- the type of accommodation
- its size
- furnishings and accessories available
- region of the world you’ll be moving to
In essence, it all depends where you’re moving to. Will you be renting a fully furnished flat abroad or are you moving into a newly acquired property that will have been emptied by the time you arrive? Consider the size of your new abode. Will your furniture fit in there and what is it that you’ll really need for your comfort? The size of your new place will to a large extent determine what the bare minimum will be for your move in terms of your belongings.
An electric kettle or a microwave aren’t anything in short supply, but, perhaps, the new flat will not have a coffee machine and yours cost you a bit. Or the stores. They may have some sentimental value for you – a Christmas present from your beloved grandmother. Have a thought. It is entirely your decision.
Moving to Greece from the UK will have a massive bearing on the type of household appliances you’ll be taking with you. There simply may be no use for those thick, heavy rugs from your living room. Likewise, the outdoor furniture you’ve relished for so long in the UK may need to stay in the garden, as moving it will turn out too costly and there are local alternatives that are simply more practical to use. Do you need that worn out, heavy garden table in Greece, or will you get a new one locally?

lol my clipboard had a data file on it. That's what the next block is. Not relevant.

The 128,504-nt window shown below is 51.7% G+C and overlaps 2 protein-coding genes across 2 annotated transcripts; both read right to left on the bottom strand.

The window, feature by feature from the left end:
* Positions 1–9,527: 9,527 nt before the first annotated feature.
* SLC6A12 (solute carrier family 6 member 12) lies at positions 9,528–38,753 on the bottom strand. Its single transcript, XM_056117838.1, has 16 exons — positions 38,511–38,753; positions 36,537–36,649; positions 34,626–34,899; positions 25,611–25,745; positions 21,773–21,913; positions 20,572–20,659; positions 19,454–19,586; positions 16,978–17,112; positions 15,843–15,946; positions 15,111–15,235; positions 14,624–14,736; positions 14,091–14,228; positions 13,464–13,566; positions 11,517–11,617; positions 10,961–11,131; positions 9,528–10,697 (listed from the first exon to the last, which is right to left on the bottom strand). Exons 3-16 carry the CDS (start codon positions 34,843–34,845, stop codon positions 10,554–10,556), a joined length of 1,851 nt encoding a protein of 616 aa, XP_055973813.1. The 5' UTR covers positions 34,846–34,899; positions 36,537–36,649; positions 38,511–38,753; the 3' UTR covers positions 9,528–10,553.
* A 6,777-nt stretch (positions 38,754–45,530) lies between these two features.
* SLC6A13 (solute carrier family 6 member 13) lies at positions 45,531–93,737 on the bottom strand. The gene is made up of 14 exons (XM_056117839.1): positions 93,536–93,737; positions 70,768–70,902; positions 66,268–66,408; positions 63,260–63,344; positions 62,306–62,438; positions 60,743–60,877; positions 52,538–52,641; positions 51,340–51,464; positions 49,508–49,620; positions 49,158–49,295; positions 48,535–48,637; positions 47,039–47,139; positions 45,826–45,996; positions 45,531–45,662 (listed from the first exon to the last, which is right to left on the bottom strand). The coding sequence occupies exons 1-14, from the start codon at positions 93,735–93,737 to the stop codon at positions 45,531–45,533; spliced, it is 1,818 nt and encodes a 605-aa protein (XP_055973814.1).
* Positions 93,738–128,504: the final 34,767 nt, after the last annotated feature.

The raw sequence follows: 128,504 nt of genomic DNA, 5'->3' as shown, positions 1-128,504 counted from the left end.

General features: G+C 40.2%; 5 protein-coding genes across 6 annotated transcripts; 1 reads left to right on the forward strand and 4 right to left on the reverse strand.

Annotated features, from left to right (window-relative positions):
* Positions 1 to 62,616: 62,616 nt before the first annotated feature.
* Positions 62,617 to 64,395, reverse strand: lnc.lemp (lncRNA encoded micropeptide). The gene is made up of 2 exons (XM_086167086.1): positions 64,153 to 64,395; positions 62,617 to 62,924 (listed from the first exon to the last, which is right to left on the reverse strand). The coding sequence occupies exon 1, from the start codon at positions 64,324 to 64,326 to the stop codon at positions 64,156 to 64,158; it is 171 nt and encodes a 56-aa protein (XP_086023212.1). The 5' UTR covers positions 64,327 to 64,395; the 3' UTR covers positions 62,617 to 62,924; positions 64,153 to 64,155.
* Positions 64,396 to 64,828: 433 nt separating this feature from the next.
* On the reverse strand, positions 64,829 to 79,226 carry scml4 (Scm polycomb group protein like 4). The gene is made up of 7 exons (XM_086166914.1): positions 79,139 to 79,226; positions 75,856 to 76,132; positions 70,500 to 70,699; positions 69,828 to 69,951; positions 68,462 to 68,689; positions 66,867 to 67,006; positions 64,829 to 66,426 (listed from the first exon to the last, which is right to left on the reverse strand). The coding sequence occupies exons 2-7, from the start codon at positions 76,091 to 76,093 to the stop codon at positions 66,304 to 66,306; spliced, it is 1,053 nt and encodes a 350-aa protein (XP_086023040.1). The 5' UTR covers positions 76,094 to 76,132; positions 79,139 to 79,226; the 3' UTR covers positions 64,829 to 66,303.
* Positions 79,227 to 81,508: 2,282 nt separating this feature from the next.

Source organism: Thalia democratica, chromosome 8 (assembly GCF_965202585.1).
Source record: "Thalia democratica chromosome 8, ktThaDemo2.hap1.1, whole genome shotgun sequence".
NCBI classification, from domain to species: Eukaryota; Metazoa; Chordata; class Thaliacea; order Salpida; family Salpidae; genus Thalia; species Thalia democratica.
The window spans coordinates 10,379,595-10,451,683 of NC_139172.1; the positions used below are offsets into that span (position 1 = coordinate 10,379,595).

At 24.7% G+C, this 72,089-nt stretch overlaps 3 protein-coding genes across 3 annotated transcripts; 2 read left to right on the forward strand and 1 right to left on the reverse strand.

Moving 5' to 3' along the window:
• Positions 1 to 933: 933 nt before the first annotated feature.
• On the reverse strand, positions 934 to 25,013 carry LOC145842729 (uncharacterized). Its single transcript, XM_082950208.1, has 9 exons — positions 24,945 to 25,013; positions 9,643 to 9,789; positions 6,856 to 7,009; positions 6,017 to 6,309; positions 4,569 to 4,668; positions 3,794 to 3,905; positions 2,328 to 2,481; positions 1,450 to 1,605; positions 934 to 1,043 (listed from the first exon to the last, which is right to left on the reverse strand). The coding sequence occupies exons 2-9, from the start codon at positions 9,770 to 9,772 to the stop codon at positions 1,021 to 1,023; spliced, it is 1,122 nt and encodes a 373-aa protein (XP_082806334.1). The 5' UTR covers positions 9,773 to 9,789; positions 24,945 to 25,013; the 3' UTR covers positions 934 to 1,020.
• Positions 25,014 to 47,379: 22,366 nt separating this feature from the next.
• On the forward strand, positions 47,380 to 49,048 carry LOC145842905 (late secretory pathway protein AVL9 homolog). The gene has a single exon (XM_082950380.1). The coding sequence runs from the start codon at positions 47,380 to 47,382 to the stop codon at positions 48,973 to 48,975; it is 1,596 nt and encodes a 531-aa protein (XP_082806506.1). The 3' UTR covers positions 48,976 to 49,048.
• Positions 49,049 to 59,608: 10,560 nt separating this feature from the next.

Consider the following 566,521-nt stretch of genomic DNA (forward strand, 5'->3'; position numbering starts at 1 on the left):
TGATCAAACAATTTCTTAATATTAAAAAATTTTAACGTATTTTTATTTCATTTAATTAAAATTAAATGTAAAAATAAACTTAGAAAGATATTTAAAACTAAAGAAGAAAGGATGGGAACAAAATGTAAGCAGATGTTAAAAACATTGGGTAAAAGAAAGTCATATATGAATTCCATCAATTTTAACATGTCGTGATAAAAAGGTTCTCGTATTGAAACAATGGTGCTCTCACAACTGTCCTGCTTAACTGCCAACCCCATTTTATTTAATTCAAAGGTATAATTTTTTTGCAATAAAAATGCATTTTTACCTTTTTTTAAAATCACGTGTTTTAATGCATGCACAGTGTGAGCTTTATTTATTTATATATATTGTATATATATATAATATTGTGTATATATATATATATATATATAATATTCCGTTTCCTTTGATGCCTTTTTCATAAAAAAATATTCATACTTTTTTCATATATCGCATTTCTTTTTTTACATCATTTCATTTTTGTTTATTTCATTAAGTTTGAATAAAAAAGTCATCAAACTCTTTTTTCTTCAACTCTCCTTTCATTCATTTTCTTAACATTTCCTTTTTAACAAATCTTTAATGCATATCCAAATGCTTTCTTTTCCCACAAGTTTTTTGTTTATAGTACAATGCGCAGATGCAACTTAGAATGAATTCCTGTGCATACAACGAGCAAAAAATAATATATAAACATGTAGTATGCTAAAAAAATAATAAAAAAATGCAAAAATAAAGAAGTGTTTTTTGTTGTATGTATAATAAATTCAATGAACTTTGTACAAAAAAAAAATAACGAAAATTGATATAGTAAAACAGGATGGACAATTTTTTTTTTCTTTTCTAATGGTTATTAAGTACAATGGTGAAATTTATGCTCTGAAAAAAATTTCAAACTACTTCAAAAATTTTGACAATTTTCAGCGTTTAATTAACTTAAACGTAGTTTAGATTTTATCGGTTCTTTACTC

The bare necessities
Replaceable items aside, we’ve all got our favourite things we use in different situations. Or ones that have an emotional value t us. At this point, it is crucial to define what your bare necessities are. Again, whether these are some essential household appliances you can imagine parting ways with, or your dear pieces of artwork, or even items of clothing, at the end of the day, the decision lies with you. Downsizing your inventory will likely generate some income, as you can sell or donate some of the stuff you won’t need any more. Eve if it is that state-of-the-art, 60-inch plasma telly of yours. Why not sell it and get a nice upgrade locally? Since you’re turning a page in your life, why not turn a few at once?
Quality vs. value
Finances are an important factor to consider while moving internationally. At this stage of decluttering, it is necessary to calculate how much you’ll spend on shipping your belongings and whether it is worth the expenditures.
The bottom line is that instead of draining your pocket on moving non-essential clutter, you may really get a few extra quid by selling some of that stuff. Needless to say, the money can be reinvested into more practical things abroad that’ll be better suited to your new reality. Don’t forget that donating some of your stuff will have a good energetic value. Just sell what you will not need and let go of the rest. Your UK furniture will surely be of use to someone in the neighbourhood. Just a thought.
Regulations, restrictions and bans when moving abroad